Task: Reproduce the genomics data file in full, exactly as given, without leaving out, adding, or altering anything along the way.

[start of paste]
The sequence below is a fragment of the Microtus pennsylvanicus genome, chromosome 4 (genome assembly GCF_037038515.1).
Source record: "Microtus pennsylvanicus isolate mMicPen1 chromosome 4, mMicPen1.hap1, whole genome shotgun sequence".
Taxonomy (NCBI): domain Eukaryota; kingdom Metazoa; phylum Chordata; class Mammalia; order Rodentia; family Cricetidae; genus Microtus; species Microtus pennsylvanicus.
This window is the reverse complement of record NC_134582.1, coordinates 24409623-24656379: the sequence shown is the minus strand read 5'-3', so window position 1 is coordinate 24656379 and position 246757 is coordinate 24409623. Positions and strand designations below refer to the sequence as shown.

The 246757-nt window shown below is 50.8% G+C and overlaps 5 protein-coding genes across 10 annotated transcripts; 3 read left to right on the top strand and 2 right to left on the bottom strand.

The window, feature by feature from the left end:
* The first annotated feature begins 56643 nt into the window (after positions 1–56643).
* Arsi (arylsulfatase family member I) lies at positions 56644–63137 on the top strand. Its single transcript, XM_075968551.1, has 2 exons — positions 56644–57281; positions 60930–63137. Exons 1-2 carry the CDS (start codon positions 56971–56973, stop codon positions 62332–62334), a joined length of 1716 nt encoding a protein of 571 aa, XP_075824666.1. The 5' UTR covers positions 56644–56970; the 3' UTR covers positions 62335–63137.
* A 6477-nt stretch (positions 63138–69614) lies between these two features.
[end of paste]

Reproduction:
The sequence below is a fragment of the Microtus pennsylvanicus genome, chromosome 4 (genome assembly GCF_037038515.1).
Source record: "Microtus pennsylvanicus isolate mMicPen1 chromosome 4, mMicPen1.hap1, whole genome shotgun sequence".
Taxonomy (NCBI): domain Eukaryota; kingdom Metazoa; phylum Chordata; class Mammalia; order Rodentia; family Cricetidae; genus Microtus; species Microtus pennsylvanicus.
This window is the reverse complement of record NC_134582.1, coordinates 24409623-24656379: the sequence shown is the minus strand read 5'-3', so window position 1 is coordinate 24656379 and position 246757 is coordinate 24409623. Positions and strand designations below refer to the sequence as shown.

The 246757-nt window shown below is 50.8% G+C and overlaps 5 protein-coding genes across 10 annotated transcripts; 3 read left to right on the top strand and 2 right to left on the bottom strand.

The window, feature by feature from the left end:
* The first annotated feature begins 56643 nt into the window (after positions 1–56643).
* Arsi (arylsulfatase family member I) lies at positions 56644–63137 on the top strand. Its single transcript, XM_075968551.1, has 2 exons — positions 56644–57281; positions 60930–63137. Exons 1-2 carry the CDS (start codon positions 56971–56973, stop codon positions 62332–62334), a joined length of 1716 nt encoding a protein of 571 aa, XP_075824666.1. The 5' UTR covers positions 56644–56970; the 3' UTR covers positions 62335–63137.
* A 6477-nt stretch (positions 63138–69614) lies between these two features.